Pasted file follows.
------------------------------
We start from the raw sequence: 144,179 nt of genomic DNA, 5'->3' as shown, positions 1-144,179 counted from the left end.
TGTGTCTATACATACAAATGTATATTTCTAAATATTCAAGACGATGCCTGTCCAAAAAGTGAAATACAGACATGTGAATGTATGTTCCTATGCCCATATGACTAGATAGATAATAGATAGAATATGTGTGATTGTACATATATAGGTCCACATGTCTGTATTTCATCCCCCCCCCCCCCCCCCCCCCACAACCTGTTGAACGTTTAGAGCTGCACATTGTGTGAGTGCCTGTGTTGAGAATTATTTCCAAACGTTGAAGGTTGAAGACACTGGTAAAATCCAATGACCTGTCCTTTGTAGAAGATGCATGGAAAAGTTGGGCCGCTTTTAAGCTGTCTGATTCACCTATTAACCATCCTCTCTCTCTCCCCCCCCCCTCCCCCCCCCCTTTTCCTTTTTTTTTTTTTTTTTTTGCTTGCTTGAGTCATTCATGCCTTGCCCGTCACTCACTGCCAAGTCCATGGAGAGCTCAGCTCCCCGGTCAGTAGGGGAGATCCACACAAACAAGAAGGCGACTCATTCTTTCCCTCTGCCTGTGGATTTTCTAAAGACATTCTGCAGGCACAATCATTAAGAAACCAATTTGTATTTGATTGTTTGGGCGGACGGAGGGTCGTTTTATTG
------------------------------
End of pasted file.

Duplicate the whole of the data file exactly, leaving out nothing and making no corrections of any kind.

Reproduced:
We start from the raw sequence: 144,179 nt of genomic DNA, 5'->3' as shown, positions 1-144,179 counted from the left end.
TGTGTCTATACATACAAATGTATATTTCTAAATATTCAAGACGATGCCTGTCCAAAAAGTGAAATACAGACATGTGAATGTATGTTCCTATGCCCATATGACTAGATAGATAATAGATAGAATATGTGTGATTGTACATATATAGGTCCACATGTCTGTATTTCATCCCCCCCCCCCCCCCCCCCCCACAACCTGTTGAACGTTTAGAGCTGCACATTGTGTGAGTGCCTGTGTTGAGAATTATTTCCAAACGTTGAAGGTTGAAGACACTGGTAAAATCCAATGACCTGTCCTTTGTAGAAGATGCATGGAAAAGTTGGGCCGCTTTTAAGCTGTCTGATTCACCTATTAACCATCCTCTCTCTCTCCCCCCCCCCTCCCCCCCCCCTTTTCCTTTTTTTTTTTTTTTTTTTGCTTGCTTGAGTCATTCATGCCTTGCCCGTCACTCACTGCCAAGTCCATGGAGAGCTCAGCTCCCCGGTCAGTAGGGGAGATCCACACAAACAAGAAGGCGACTCATTCTTTCCCTCTGCCTGTGGATTTTCTAAAGACATTCTGCAGGCACAATCATTAAGAAACCAATTTGTATTTGATTGTTTGGGCGGACGGAGGGTCGTTTTATTG